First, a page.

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Mind The Gap

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In a 2010 study by Harvard Business Publishing, an overwhelming 88 per cent of top Indian companies cited “gaps in leadership practice” as their top challenge in coming years. The 2012 Manpower Group Talent Shortage Survey, a global survey of employers, reported that 48 percent of respondents based in India had difficulty finding qualified candidates for their senior managerial positions. A Booz & Company forecast in a recent in-depth analysis of India’s top 500 companies that by 2017, 15 to 18 per cent of leadership positions in those companies will be unfilled —or will be filled by people underprepared for the jobs. This implies that companies will be missing almost one of every five leaders they need, putting both potential growth opportunities and the continuity of existing business operations at risk. The current goal should be to develop a sustainable leadership pipeline throughout the organizational pyramid: a well-rounded leadership team to complement the required skills at the top, a team of successor’s right behind them, a strong bench of high-potential individuals identified and developed in the middle, and a cadre of young, industry-ready talent.

Symptoms of leadership deficit include lack of potential candidates, leading to excellent functional managers and mediocre general managers leading to a talent war for the limited few. Growth orientation has eroded systemic leadership building capabilities across industries. No two ways about it – a lag in leadership development across India is industry agnostic.

This challenge manifests itself on three levels. First, there is a quantity deficit: Many Indian companies simply find it difficult to fill all their available positions with qualified applicants. According to Nasscom - every year, 3 million graduates and post graduates are added to the Indian workforce ,however, only 25 per cent technical graduates and 10-15 per cent  of other graduates are considered employable by the rapidly growing IT and ITES segments. Industry is gearing up to bridge this talent gap between Indian Industry and academic supply .To ensure Business continuity, Mediocrity wins and talent takes second place . Second, an experience deficit exacerbates the problem: Today’s senior and middle managers have not had sufficiently broad or well-developed careers. Finally, the talent war adds complexity: Competition over high-quality executive talent is intensifying, and companies are willing to pay top dollar for the right people.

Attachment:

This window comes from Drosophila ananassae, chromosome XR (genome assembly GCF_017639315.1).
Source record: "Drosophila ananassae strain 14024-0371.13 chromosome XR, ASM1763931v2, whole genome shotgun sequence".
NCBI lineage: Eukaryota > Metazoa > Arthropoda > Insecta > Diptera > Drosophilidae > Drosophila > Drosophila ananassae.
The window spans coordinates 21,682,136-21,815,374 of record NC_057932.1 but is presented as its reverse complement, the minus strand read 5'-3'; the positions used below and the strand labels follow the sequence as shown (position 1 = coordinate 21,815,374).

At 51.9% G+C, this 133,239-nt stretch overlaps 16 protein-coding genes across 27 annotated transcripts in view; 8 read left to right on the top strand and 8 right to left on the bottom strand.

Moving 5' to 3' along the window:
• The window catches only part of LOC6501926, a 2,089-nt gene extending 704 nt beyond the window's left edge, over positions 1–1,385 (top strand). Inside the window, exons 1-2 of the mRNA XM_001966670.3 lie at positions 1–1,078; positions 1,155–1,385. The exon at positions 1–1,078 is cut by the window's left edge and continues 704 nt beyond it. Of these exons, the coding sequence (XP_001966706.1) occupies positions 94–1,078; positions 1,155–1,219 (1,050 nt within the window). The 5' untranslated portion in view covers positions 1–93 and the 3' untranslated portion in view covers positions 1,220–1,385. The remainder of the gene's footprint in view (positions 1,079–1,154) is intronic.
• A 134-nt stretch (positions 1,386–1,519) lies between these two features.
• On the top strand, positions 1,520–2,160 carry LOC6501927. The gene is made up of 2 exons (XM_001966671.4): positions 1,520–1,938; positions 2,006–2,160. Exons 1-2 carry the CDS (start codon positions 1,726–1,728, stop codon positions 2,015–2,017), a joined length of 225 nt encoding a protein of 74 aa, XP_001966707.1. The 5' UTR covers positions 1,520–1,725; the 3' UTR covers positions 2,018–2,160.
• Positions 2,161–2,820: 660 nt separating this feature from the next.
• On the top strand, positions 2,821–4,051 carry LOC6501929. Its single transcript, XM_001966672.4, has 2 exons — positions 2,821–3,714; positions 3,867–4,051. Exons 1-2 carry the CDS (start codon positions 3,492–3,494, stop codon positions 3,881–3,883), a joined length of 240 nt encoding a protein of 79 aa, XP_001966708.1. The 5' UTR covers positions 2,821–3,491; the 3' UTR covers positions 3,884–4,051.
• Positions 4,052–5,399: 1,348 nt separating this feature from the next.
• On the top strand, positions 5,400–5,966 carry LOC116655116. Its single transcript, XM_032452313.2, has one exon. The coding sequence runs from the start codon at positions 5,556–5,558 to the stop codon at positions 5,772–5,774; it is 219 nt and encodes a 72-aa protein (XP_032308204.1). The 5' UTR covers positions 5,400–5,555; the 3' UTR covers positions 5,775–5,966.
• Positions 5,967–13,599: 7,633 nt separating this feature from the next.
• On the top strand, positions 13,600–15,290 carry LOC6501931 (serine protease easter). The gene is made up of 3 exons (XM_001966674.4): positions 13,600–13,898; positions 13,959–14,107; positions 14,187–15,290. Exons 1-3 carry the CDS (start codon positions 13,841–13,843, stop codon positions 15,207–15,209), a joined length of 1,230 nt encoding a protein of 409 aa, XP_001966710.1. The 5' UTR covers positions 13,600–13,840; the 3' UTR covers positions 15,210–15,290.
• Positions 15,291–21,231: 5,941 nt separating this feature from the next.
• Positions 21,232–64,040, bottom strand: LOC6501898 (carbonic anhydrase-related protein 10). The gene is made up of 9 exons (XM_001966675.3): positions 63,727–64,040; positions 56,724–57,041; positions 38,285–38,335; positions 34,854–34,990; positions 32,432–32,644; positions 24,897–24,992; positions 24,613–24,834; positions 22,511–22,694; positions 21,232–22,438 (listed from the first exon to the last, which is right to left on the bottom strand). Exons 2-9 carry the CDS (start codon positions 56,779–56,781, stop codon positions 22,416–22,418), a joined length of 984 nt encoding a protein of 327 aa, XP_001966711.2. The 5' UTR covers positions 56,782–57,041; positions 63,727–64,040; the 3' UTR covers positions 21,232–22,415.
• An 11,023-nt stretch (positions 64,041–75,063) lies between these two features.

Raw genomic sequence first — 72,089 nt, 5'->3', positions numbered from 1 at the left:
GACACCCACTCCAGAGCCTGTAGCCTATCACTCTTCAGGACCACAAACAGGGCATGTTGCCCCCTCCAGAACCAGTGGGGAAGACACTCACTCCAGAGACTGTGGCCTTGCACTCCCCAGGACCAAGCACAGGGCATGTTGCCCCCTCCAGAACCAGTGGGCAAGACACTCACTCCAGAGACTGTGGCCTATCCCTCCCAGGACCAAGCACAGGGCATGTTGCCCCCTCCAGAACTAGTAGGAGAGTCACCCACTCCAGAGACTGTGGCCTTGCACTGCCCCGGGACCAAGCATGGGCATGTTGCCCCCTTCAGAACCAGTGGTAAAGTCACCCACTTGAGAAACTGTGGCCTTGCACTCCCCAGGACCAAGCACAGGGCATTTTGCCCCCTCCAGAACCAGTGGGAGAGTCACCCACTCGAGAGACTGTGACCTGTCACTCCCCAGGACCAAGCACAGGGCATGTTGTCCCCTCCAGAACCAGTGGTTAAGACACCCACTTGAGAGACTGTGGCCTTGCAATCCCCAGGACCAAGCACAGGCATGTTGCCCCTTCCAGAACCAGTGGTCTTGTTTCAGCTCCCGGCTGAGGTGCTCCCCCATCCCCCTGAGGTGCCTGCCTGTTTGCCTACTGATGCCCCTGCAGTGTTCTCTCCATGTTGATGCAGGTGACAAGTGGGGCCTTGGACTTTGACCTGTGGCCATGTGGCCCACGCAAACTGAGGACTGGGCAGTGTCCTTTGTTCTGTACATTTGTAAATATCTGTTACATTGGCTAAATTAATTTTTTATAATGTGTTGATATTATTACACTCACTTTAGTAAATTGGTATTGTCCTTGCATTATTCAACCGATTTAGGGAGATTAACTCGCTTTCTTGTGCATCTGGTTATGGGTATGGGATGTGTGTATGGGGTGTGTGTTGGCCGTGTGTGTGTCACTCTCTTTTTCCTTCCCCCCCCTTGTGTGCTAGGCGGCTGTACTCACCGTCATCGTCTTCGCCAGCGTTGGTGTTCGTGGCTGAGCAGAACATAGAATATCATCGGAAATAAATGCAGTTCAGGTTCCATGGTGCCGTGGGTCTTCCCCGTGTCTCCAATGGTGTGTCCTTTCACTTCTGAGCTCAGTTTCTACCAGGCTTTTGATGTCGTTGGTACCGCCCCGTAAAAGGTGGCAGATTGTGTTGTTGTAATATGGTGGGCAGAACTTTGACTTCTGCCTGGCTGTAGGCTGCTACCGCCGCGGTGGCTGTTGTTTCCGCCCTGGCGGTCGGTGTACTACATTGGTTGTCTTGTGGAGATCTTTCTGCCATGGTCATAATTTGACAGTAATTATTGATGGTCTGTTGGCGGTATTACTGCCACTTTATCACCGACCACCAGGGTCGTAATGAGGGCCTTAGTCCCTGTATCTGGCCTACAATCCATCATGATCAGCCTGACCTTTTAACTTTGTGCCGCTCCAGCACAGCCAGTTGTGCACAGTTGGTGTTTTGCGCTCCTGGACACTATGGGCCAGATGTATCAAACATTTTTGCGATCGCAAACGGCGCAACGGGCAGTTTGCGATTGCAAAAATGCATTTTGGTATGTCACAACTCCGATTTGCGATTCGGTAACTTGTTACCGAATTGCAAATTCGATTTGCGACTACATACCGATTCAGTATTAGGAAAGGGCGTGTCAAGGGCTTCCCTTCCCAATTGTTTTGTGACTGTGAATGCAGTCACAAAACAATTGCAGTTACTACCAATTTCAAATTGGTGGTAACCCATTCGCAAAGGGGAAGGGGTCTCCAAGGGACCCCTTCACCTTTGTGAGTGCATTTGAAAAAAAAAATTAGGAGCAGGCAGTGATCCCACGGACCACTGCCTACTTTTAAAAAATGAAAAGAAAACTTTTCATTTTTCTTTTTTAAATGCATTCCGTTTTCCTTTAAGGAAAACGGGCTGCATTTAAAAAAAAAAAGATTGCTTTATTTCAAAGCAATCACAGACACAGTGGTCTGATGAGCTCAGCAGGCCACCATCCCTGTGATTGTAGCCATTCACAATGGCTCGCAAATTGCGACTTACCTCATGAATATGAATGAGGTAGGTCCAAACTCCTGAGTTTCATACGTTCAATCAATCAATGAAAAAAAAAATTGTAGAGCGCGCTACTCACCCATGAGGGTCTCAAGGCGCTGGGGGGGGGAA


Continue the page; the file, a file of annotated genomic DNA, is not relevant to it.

How does this play out in the media and entertainment space?
As one of the fastest growing sectors in the service economy, (730 million TV viewers, 181 million press AIR, 159 million radio listeners,176 million Internet users {Source FICCI Frames -2013}), there is a huge potential for growth in a country of a billion. If it has to stay relevant and drive businesses across one of the most aggressive marketplaces in the world , there is a definite need to look inward and reinvent leadership across levels.

What truly sets this industry apart is the social change one can establish apart from running a “business as usual” approach .Very few other industries tap into the collective pulse of the nation. The sector is poised to grow at the rate of 11.8 per cent in 2013-14, touching 917 billion. While there has been a great deal of emphasis, and rightly so, on the “business of business”, the talent and capability glut that faces the ecosystem has no ready answers. While NSDC has set aside funds and there are media training institutes, by and large, the academic infrastructure supporting this industry is woefully inadequate. As far as approach towards leadership is concerned, adoption of best practices from more established business categories like finance, IT, ITES and consultancy would be a step in the right direction.

“Most Successful Businesses Have A Lot In Common; Every Unsuccessful Business Is Unsuccessful In Its Own Way”
The advent of cable and satellite TV in 1994 truly heralded the explosion in the Indian media space and a period of frenzied growth resulted in the mushrooming of several media companies. With rapid growth, current organisation values have been the values of the founders/promoters or early employees and became a part of a strong institutional memory. This frenzied growth phase resulted in a lot of talent growing very fast through the ranks. This is largely true of many other categories that grew rapidly.

“People have been so focused on growth that they have not invested in developing the next rung of the leadership,” said one senior human resources manager from a large media conglomerate.

What is of concern is the lack of alacrity towards building leadership at different levels. There is quite a bit of action and emphasis on the business end and very little at the people end of the business. HR does not get accorded the same place at the business table. This is true in other businesses as well.